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The Route 66 Corridor Preservation Program -
Up and Running

(Released: September, 2002)

In April of 2001 I was fortunate to have been hired to manage the Route 66 Preservation Program which is administered through the Long Distance Trails Group Office, National Park Service, Santa Fe, New Mexico. The program was created by the Route 66 Corridor Preservation Act of 1999. Many of you were probably involved in making this Act a reality over the past decade. In my short time on the job, I have learned to appreciate the challenges and complexities of assisting in the preservation of the great resources that make up Route 66, as well as the hard work and tremendous in-roads that many of you have already made.

Overview of the Act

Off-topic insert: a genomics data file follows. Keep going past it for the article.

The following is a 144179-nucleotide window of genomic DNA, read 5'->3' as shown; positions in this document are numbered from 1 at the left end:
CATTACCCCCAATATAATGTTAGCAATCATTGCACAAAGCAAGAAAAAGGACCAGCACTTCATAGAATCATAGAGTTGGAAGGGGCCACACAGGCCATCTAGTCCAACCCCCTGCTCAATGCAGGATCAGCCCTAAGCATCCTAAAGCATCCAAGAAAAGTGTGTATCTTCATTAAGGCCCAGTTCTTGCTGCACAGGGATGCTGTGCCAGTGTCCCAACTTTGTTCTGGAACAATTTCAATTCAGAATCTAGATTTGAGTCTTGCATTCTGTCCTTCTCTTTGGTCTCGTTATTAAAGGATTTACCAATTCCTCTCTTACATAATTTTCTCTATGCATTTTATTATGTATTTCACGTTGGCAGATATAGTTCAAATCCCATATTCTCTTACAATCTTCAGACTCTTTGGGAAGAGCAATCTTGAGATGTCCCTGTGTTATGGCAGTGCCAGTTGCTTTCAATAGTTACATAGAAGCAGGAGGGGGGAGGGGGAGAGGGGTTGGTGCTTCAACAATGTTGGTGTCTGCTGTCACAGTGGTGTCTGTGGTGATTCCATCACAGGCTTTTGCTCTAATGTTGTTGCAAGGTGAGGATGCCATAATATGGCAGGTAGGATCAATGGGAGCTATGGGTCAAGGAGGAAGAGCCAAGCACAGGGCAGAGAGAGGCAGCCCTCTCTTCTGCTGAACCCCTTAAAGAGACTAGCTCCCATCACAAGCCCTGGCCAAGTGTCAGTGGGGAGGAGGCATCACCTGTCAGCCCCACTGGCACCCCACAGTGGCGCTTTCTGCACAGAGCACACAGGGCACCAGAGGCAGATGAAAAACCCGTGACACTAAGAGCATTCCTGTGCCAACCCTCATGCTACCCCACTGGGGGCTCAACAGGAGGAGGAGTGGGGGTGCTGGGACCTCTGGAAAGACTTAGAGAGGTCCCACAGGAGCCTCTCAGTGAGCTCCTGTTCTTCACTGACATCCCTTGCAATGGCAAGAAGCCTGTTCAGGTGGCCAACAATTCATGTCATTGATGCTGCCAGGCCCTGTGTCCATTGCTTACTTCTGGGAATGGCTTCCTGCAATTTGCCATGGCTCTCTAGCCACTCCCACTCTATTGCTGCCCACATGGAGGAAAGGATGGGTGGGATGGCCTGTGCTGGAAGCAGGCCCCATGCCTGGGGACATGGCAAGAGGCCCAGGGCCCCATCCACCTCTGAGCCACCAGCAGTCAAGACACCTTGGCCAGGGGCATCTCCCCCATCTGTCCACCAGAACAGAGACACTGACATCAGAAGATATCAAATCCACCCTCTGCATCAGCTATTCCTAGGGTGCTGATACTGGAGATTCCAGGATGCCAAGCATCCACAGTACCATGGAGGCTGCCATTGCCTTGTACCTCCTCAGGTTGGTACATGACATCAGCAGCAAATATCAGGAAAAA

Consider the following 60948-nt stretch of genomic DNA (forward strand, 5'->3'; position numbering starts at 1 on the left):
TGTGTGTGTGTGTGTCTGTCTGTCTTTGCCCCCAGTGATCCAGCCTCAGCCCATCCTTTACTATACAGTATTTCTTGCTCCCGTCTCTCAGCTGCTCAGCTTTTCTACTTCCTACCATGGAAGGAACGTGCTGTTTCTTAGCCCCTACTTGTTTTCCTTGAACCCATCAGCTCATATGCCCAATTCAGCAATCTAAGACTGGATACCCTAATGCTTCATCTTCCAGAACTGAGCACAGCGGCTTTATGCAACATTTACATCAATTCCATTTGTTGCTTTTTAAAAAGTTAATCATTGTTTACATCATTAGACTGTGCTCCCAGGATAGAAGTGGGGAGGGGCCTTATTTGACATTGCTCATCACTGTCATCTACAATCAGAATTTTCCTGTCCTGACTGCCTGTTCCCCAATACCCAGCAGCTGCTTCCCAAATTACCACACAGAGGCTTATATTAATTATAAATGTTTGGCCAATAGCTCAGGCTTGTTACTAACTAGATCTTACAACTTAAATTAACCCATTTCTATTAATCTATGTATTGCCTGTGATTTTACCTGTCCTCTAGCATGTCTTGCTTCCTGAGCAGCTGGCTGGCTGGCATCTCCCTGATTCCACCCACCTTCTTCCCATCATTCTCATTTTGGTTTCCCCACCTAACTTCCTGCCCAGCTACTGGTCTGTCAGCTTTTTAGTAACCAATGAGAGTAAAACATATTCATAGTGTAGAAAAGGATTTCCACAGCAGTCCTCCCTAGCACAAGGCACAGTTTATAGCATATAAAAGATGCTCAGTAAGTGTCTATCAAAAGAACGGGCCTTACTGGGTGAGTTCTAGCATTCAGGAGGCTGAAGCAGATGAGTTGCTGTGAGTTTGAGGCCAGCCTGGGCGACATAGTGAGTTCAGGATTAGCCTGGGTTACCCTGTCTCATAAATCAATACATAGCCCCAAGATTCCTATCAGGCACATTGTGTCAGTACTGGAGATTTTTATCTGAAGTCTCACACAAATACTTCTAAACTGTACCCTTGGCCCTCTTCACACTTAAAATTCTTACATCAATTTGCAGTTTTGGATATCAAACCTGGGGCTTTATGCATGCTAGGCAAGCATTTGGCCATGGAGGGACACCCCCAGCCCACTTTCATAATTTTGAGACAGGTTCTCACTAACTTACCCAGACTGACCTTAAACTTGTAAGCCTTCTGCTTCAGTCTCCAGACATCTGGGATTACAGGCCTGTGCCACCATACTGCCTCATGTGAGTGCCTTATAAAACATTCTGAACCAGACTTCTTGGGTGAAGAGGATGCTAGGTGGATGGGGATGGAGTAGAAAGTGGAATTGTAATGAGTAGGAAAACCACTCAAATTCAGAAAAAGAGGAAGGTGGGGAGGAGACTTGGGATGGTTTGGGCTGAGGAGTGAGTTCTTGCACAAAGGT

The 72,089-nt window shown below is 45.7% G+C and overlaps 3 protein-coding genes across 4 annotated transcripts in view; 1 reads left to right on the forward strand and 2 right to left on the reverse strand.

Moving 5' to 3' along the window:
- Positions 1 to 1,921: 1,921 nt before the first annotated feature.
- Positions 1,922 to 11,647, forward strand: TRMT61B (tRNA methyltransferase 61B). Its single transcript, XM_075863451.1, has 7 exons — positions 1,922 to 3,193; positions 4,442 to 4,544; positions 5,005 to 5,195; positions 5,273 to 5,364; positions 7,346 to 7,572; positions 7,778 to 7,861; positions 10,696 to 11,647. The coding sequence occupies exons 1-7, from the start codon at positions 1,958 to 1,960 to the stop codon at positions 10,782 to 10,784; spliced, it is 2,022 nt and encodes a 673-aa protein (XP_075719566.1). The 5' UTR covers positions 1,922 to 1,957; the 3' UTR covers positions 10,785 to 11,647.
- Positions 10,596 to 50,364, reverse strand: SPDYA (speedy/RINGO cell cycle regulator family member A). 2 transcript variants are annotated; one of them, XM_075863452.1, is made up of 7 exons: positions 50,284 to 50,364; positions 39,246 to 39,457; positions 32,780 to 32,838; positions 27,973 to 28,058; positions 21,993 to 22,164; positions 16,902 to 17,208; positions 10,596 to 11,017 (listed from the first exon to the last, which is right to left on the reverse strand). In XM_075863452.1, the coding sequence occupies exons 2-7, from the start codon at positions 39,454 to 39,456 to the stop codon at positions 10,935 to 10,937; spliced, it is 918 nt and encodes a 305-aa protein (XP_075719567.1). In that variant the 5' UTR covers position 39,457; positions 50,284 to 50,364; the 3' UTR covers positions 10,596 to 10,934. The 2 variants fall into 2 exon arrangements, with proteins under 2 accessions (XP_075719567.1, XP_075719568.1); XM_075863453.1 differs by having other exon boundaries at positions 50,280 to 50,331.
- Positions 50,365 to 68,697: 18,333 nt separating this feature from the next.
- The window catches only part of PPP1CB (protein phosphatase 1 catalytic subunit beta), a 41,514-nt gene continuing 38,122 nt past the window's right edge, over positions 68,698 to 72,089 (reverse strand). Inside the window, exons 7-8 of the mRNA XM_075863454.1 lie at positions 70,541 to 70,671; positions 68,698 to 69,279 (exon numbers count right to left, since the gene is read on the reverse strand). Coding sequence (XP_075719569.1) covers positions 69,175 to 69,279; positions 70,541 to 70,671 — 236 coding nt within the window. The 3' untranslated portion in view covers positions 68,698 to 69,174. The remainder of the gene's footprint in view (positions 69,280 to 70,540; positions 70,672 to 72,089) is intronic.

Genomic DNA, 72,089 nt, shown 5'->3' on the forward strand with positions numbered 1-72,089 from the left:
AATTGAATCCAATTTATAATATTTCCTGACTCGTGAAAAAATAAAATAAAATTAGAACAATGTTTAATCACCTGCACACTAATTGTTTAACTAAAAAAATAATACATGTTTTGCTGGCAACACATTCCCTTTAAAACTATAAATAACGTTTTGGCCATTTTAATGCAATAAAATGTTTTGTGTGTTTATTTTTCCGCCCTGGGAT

The Route 66 Corridor Preservation Act was passed by Congress in 1999. The Act designated the National Park Service to help to preserve and restore the most significant or representative resources along the route including the engineered highway itself, adjacent structures or cultural resources of businesses, sites of interest, and other contributing resources that existed during the route's period of outstanding historic significance (1926-70). The National Park Service is directed to facilitate the development of guidelines and a program of technical assistance, cost-share programs and grants that will set priorities for the preservation of the Route 66 corridor. The Route 66 Preservation Program of the National Park Service not only provides financial assistance opportunities for eligible preservation projects along Route 66, but also serves as the clearinghouse for preservation information and technical assistance on ways to best preserve, protect and perpetuate the road's historic resources. These resources include the familiar "gas, eat, sleep" related businesses, and also ruins of those buildings, archaeological sites, cultural landscapes and the all important road segments themselves. The National Park Service program will legislatively terminate at the end of Fiscal Year 2009 at which time the Act anticipates that the National Park Service will have successfully developed the program so that the states or others will have the ability to establish and support a non-federal entity(ies) to continue the program's purpose.